HIMA -- THE WHITE SQUIRREL OF KRISHNA
One day some cowherds brought dry firewood and stacked it in front of the kitchen of Ma Yasoda because her stock of firewood was exhausted. By chance a small white squirrel had got trapped in the dry boughs and thus arrived at the kitchen courtyard of Chief Nanda. Afraid of her new surroundings, she ran nervously first to one side, then to another.
Suddenly Krishna came and stood before her. He bent down on his knees and gently spread out his hand towards the lovely visitor and said, "Come, little squirrel, sweet squirrel come to me."
On hearing that mellifluous voice the squirrel looked up and saw Krishna's enchanting face haloed in curls, on which rested a golden circlet with a peacock feather. She was no longer afraid but felt joyfully happy. As if in a trance the squirrel climbed on Krishna's spread out palm. Krishna caressed and petted her and then took his new little friend inside the house to show to Yasoda Ma, Nanda Baba, and to his many friends.
In Gokul nobody had ever seen such a beautiful squirrel before. Everyone said, "She is not of the forest of Vrinda. Surely she has come from the Himalayas -- that is why she is snow-white and has such a fluffy tail."
And so she was called Hima, named after the Himalaya which means `The Home of Snow'.
Slowly Krishna and Hima became inseparable companions. Krishna loved her and Hima simply adored Krishna. Wheresoever Krishna went, Hima followed. Sometimes she climbed on to his shoulders, sometimes onto his curly locks, to perch upon the headband of Krishna and to peep through the peacock feather. Sometimes she slid down inside Krishna's shirt and nestled against his heart, or sometimes she just ran after him. She used to look at Krishna with such interest that she even forgot to eat nuts. She would eat only when Krishna fed her himself. All the young cowherds brought the choicest nuts and fruits for Hima but she refused to feed from anybody else's hand. Only if Krishna asked her to go and take something from a friend would she go and take it.
This little Hima was very, very intelligent. She had one curious habit: she began to steal dry fruits from the homes of the milkmaids of Gokul and heap them in Krishna's room. The milkmaids eventually became fed up with this nuisance. By and by they learned to carefully hide the dry fruits out of Hima's reach. But Hima was not to be easily defeated. Her nose was so sharp that in a flash she could discover the new hiding place. She continued to steal away the choice almonds of Kabul and the sweet raisins of Kandhar. The milkmaids of Vrindavan became more and more cautious but to no avail. Invariably Hima triumphed.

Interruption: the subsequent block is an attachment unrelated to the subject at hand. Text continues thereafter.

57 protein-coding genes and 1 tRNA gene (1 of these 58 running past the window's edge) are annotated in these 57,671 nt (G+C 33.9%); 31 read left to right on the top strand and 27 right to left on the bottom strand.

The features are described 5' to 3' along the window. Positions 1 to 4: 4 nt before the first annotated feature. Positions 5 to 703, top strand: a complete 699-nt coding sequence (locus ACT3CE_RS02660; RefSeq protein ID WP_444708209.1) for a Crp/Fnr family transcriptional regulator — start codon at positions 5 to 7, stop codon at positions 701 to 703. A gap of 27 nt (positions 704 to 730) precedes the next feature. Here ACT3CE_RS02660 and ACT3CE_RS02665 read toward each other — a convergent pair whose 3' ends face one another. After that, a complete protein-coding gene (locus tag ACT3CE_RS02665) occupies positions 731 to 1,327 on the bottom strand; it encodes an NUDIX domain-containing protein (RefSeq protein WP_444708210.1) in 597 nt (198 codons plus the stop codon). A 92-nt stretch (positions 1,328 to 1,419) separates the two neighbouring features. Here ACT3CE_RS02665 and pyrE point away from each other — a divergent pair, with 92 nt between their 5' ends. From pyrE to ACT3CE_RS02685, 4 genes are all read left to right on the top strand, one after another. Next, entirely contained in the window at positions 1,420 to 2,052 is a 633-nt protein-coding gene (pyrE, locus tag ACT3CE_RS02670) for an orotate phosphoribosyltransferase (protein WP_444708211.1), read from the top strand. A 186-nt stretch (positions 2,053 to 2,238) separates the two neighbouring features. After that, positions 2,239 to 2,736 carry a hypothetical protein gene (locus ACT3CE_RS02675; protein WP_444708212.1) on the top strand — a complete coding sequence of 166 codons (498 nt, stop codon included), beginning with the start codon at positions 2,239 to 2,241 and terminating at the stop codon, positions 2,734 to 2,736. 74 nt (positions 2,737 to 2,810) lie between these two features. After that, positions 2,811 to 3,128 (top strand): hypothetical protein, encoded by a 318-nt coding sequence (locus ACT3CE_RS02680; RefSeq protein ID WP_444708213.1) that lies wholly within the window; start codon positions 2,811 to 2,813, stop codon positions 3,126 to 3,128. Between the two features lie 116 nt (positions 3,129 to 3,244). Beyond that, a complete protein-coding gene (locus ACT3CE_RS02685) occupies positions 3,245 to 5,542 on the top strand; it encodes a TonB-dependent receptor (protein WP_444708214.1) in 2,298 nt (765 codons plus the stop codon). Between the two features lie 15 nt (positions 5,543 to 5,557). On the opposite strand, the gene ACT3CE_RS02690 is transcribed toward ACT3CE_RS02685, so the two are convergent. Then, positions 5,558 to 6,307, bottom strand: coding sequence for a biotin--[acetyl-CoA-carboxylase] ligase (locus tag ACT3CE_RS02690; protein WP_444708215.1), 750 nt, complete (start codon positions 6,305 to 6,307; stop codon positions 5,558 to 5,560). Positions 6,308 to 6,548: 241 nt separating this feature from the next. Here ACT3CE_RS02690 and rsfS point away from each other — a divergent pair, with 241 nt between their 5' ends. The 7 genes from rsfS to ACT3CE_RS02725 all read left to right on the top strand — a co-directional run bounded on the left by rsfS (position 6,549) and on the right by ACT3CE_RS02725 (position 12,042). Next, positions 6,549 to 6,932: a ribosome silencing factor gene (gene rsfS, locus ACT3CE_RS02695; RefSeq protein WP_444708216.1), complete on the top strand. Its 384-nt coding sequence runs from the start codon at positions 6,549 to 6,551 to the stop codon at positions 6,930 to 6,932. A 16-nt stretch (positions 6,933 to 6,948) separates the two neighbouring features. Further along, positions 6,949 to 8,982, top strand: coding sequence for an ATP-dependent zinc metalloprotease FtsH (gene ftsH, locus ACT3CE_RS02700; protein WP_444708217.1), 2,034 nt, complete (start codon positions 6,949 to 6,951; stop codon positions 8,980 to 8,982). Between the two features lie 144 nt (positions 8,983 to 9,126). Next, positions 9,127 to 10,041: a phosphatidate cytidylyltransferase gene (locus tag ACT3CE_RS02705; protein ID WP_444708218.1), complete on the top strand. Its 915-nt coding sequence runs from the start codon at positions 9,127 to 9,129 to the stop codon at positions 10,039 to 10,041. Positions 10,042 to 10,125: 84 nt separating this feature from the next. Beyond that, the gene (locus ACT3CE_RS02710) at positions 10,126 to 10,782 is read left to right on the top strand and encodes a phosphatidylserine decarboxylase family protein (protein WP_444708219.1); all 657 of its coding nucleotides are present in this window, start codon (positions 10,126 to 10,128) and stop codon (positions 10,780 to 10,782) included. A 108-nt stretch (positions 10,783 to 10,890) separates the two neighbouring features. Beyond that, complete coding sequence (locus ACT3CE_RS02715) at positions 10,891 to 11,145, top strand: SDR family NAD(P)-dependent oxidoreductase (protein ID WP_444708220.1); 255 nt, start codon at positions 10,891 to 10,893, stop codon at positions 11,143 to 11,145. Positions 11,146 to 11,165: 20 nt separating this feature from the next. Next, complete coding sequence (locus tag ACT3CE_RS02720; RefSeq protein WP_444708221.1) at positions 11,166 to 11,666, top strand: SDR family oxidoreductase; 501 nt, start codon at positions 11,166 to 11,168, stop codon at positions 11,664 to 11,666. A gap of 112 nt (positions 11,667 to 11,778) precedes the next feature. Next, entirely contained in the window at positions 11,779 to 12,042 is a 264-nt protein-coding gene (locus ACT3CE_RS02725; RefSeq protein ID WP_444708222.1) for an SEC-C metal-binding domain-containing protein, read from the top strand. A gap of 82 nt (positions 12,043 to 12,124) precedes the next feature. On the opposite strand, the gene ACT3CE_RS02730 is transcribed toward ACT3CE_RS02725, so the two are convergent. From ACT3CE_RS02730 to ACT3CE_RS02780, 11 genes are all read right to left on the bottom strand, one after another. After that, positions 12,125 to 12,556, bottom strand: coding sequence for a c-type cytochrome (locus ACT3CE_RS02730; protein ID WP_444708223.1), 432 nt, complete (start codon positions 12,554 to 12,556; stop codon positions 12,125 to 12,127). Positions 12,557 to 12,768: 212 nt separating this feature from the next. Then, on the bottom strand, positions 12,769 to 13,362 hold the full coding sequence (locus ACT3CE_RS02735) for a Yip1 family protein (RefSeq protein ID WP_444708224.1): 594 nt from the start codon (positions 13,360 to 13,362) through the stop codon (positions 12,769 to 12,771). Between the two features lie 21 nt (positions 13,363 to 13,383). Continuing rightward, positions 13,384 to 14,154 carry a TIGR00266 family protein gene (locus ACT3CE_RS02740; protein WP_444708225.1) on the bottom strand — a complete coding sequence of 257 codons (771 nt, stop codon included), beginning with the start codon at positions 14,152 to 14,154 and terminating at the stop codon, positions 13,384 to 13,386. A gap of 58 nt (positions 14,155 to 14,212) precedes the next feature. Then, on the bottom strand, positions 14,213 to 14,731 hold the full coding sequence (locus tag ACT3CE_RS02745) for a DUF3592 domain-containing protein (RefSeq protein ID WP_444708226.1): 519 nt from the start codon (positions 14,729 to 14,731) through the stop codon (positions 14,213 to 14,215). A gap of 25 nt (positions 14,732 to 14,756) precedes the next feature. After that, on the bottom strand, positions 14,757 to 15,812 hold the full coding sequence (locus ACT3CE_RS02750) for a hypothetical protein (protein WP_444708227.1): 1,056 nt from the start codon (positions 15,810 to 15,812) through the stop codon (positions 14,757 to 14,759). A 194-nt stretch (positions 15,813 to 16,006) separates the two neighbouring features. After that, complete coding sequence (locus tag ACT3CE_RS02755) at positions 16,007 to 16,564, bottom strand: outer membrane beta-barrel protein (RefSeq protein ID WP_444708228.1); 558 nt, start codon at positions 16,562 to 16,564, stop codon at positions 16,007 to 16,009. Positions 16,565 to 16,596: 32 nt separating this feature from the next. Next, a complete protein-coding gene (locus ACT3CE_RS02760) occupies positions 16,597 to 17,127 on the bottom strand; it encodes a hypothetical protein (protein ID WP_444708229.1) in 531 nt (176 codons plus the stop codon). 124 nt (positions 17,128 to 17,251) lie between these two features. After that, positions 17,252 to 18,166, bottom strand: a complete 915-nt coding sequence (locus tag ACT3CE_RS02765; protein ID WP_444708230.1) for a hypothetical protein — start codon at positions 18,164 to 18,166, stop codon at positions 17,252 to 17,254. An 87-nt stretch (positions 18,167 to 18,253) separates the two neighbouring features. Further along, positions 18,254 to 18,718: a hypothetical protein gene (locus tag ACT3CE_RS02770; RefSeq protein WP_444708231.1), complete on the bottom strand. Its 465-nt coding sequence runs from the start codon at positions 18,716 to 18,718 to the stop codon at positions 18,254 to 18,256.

Once two of the milkmaids Gori and Madhu had an argument. Madhu said that Hima could not possibly be an ordinary squirrel, that surely some goddess had taken her form. Gori scoffed at this idea. Madhu asked,"Then why is it that not a single one of us, trying our best, has been able to hide the dry fruits in a place which is safe from Hima?" Gori took up the challenge.
She went home and made a tiny bundle of dry fruits and then hid that bundle inside a pillow, sure that it would be safe. Thus reassured and quite happy at this precaution she went to milk the cows. But for Hima it was only a work of seconds to locate the scent of the treasure. She nibbled very fast and when Gori returned she found not only the fruits gone but the pillow spoiled as well. When the other milkmaids saw the scattered cotton of the pillow they laughed and laughed at Gori.
Now Gori was truly annoyed. The next month she tied a new supply of special nuts tightly inside a piece of cloth. Then she put this packet in a small earthen pot. This pot she put into an even bigger pot and then she hung the whole thing on a long rope, hanging from the ceiling. Somehow Hima sensed the challenge. When she came to visit Gori she saw a big pot hanging on the rope to the ceiling. Her nose told her that there were special nuts inside, nuts which she wanted to take for her Krishna. She climbed the wall, reached the ceiling and then, clinging to the rope, she slithered and slid to the pot. The covering was too heavy for her tiny paws to move. But Hima was not to be easily put off. She started to nibble at the strands of rope. In a few minutes the rope was cut and that big pot crashed with a very great noise. Both the pots were broken and when Gori came running in she was just in time to see the fluffy white tail of Hima as she escaped with a few nuts. Gori at last accepted defeat and started to store her nuts in a tin box.